Incumbent Board of Education Chair Marion Key lost her race to Scott Hollowell by 75 votes in District 3. Hollowell will face Democrat A.K Stowman in November.

“I am truly humbled by last night’s election win,” Hollowell said. “I want to thank everyone who worked so hard on the campaign. I also want to thank Marion Key for her many years of dedication to our students and our schools. She is a respected leader in our community. One election down and one to go. I look forward to continuing meet with people to earn their votes and their trust.”

Brian Anderson won his first political race in School Board District 5 against Susan Stopford. Anderson beat Stopford by 19 points. He’ll face Democrat C.C. Yap in the fall general election.

In the multi-county district attorney’s contest, Assistant District Attorney Ben Coker of Upson County got 11,389 votes (46.7%) across the Griffin Judicial Circuit. Tyrone attorney Rudjard Hayes polled 6,809, carrying Fayette but getting blown out in Spalding, Pike and Upson. Fayette attorney Cindy Manning got 6,150 to come in third. Coker and Hayes will meet in the GOP runoff July 26.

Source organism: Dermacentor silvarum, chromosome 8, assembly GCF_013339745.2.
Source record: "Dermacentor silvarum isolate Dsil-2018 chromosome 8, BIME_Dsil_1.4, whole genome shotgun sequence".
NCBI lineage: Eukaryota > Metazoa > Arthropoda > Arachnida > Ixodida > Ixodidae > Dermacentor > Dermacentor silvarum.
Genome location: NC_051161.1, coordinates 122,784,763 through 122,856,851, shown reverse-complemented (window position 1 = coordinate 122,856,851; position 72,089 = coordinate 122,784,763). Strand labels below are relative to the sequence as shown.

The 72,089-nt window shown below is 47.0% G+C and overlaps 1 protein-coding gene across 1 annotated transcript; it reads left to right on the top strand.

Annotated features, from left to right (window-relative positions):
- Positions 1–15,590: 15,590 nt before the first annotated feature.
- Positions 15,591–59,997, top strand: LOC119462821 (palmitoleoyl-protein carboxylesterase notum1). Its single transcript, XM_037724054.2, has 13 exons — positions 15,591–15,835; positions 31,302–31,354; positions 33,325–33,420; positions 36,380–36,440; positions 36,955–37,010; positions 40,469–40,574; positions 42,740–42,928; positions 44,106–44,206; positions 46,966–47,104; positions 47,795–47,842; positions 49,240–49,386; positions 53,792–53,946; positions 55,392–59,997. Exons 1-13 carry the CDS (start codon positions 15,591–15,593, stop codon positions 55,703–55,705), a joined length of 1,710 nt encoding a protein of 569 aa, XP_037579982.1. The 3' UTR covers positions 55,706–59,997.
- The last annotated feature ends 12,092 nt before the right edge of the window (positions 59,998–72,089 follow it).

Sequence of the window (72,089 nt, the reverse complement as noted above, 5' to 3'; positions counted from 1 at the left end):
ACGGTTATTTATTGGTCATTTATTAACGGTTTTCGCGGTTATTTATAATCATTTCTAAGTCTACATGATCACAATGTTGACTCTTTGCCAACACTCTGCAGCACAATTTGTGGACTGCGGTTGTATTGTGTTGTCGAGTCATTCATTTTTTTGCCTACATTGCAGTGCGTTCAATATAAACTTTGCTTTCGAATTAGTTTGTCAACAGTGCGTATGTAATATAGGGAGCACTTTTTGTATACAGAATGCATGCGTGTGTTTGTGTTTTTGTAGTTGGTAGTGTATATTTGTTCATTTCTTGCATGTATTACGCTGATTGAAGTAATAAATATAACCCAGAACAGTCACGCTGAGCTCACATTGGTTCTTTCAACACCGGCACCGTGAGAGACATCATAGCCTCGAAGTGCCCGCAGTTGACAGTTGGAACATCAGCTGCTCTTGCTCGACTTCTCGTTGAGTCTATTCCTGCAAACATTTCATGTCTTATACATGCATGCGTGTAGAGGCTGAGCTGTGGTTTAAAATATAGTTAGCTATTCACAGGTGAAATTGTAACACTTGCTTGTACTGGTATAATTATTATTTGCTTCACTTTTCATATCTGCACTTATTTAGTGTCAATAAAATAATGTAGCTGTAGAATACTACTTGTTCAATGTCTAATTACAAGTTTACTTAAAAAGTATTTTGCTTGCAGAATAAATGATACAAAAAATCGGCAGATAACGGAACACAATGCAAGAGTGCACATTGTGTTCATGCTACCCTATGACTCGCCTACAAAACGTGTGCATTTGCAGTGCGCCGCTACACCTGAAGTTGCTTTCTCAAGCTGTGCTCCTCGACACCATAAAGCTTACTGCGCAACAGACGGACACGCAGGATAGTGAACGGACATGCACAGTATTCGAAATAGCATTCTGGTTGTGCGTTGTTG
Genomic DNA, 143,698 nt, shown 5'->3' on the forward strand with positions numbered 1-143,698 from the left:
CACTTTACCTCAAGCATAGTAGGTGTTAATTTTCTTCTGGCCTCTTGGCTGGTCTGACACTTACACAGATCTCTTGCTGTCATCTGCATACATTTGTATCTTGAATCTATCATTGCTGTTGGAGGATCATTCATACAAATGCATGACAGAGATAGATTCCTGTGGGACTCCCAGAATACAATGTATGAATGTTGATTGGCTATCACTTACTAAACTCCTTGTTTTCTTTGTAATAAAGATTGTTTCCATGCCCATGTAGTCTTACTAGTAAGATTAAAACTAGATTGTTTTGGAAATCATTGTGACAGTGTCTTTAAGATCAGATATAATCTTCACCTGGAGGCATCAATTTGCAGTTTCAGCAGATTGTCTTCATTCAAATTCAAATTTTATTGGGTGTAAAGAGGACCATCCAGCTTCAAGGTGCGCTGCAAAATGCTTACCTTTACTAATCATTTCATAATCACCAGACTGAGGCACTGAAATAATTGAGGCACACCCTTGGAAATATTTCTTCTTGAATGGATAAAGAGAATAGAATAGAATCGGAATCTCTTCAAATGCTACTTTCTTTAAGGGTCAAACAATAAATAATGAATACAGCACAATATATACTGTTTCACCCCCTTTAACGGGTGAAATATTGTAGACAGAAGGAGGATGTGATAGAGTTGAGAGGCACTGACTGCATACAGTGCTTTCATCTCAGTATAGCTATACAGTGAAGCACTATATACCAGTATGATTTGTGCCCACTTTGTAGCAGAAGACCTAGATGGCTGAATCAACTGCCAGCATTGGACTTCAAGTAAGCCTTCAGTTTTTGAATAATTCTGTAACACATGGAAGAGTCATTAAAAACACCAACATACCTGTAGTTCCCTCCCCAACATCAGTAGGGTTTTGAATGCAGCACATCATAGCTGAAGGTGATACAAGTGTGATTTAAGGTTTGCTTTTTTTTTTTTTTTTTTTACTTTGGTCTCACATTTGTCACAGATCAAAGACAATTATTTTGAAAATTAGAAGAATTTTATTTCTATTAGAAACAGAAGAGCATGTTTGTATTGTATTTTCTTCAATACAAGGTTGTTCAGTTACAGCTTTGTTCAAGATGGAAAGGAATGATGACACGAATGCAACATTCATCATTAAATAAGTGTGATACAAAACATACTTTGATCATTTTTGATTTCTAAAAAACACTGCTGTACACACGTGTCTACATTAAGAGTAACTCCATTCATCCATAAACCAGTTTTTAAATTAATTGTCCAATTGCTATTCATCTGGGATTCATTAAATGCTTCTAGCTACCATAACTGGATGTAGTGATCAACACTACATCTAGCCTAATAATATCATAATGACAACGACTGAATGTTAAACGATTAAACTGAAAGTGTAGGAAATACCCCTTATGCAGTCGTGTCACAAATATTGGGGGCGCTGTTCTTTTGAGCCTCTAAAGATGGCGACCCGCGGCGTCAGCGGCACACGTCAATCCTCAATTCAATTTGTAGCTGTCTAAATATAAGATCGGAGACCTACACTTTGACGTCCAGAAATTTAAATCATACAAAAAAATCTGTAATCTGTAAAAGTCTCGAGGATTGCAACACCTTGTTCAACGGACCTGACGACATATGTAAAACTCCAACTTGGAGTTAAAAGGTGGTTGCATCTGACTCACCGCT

In the two contested nonpartisan superior court judges races, one incumbent won and one lost. Judge Mack Crawford turned back Fayette attorney Catherine Sanderson’s bid to unseat a sitting judge 20,140 votes (65%) to 11,047 (35%). Crawford won all four counties in the circuit.

District Attorney Scott Ballard gave up a safe reelection bid to run against a veteran sitting judge, Tommy Hankinson of Upson County. Ballard, a Fayette native, lost in the other three counties of the circuit but won big in Fayette, beating Hankinson 17,527 (55%) to 14,171 (45%). Ballard’s margin of victory came in vote-rich Fayette.